|SUBJECT - GCSE ENGLISH LANGUAGE & ENGLISH LITERATURE|
|These are two separate GCSEs, but there is significant overlap in terms of skills and part of the text content. All pupils are required to take both subjects. The courses run concurrently, though we switch from one to the other as necessary. There is no coursework element: all work will be geared towards exam success. We use AQA exam board. All exams are in the summer of Year 11.|
The specification offers two equally-balanced papers, relating reading sources to the topic and theme of writing tasks. The reading sources act as stimulus for writing tasks, providing students with a clear route through each paper.
|Paper 1, (1 hour 45 minutes) Explorations in Creative Reading and Writing, looks at how writers use narrative and descriptive techniques to engage the interest of readers.
Section A: Reading - one literature fiction text
Section B: Writing - descriptive or narrative writing
|Paper 2, (1 hour 45 minutes) Writers' Viewpoints and Perspectives, looks at how different writers present a similar topic over time.
Section A: Reading - one non-fiction text and one literary non-fiction text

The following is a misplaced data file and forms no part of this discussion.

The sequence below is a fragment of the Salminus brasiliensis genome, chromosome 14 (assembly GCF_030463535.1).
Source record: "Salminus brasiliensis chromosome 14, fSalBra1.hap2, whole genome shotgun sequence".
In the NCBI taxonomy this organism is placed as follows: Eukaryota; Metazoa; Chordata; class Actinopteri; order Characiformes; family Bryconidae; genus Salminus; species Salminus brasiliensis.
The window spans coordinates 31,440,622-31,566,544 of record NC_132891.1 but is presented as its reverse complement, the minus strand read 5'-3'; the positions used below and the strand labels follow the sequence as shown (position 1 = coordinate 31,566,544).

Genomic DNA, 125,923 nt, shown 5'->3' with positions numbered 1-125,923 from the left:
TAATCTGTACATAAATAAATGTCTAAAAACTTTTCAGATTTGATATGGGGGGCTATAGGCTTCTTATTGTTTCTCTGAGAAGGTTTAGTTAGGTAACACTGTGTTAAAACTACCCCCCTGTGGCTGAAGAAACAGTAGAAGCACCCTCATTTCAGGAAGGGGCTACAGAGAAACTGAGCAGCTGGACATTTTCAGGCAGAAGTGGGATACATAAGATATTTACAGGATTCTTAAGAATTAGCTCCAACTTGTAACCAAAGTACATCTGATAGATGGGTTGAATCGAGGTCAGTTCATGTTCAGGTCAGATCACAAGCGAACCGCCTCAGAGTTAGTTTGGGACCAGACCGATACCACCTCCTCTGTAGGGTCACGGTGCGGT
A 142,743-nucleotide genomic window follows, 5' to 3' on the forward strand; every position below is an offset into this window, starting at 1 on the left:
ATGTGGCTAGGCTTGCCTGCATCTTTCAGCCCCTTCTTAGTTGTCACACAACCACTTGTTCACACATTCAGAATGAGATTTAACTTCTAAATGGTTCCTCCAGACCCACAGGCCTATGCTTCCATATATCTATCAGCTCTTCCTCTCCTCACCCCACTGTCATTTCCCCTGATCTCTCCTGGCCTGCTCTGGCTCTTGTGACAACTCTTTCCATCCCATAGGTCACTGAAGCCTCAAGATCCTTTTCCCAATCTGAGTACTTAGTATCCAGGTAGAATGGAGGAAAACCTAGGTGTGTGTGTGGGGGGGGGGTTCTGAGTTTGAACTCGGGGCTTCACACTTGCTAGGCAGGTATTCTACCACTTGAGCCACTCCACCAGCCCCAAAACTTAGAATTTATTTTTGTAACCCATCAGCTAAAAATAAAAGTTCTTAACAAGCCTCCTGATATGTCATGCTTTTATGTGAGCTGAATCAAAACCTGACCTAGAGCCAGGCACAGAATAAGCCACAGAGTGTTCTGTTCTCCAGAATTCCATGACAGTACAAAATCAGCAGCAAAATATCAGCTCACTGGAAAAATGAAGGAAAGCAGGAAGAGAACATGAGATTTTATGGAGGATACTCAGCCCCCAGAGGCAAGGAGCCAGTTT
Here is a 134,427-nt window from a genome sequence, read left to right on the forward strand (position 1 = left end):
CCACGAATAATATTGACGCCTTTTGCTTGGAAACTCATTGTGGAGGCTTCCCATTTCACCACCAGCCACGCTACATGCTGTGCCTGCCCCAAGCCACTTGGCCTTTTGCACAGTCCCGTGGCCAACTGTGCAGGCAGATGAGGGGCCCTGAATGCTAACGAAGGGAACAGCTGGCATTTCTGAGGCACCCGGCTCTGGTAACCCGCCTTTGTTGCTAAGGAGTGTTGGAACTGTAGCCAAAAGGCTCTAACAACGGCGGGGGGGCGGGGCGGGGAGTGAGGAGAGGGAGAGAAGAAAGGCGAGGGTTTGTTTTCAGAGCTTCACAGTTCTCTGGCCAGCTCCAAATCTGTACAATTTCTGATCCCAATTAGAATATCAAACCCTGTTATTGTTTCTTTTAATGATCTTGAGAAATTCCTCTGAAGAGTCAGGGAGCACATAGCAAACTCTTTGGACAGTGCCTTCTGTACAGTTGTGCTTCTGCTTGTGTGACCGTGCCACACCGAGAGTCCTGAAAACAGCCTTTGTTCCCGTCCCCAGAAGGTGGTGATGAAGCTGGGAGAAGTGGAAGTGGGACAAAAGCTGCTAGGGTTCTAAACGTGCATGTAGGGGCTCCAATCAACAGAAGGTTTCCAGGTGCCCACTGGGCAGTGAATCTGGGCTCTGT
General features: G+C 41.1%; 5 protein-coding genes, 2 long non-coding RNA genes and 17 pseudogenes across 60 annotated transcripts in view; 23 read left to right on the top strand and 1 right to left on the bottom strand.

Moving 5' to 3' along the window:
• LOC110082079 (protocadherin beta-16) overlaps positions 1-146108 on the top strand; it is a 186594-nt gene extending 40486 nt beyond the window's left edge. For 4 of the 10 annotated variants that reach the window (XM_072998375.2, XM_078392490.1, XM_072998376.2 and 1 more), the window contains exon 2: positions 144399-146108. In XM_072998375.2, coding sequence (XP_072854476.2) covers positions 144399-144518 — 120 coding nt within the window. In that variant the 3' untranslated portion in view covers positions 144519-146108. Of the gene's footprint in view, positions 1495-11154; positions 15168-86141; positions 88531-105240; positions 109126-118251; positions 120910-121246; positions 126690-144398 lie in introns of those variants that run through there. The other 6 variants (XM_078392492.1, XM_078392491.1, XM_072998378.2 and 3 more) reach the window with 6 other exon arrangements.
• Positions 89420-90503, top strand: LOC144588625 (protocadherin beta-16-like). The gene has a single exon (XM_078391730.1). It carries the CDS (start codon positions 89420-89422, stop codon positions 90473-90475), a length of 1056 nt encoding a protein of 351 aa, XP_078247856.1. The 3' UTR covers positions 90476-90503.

Section B: Writing - writing to present a viewpoint
|Speaking and Listening skills no longer carry weighting towards the final GCSE grade, but instead will receive a separate endorsement on the results, and will be tested by one assessed piece marked in school.|
Paper 1: 1 hour 45 minutes (40% of GCSE)
Section A: Shakespeare: students will answer one question on one play. They will be required to write in detail about an extract and then to write about the play as a whole.
Section B: The 19th-century novel: students will answer one question on their novel of choice. They will be required to write in detail about an extract from the novel and then to write about the novel as a whole.
|Paper 2: 2 hours 15 minutes (60% of GCSE)
Section A: Modern texts: students will answer one essay question from a choice of two on a modern prose or drama text.
Section B: Poetry: students will answer one comparative question on one named poem printed on the paper and one other poem from their chosen anthology cluster.
Section C: Unseen poetry: students will answer one question on each of two unseen poems and one comparative question.
|The best thing pupils can do to prepare themselves from now on is to read as many books and feature articles of good quality as possible. This will help them in all writing-based subjects. This is particularly true if a pupil has struggled with aspects of English in Year 9, when the great majority will achieve Level 6 or 7.|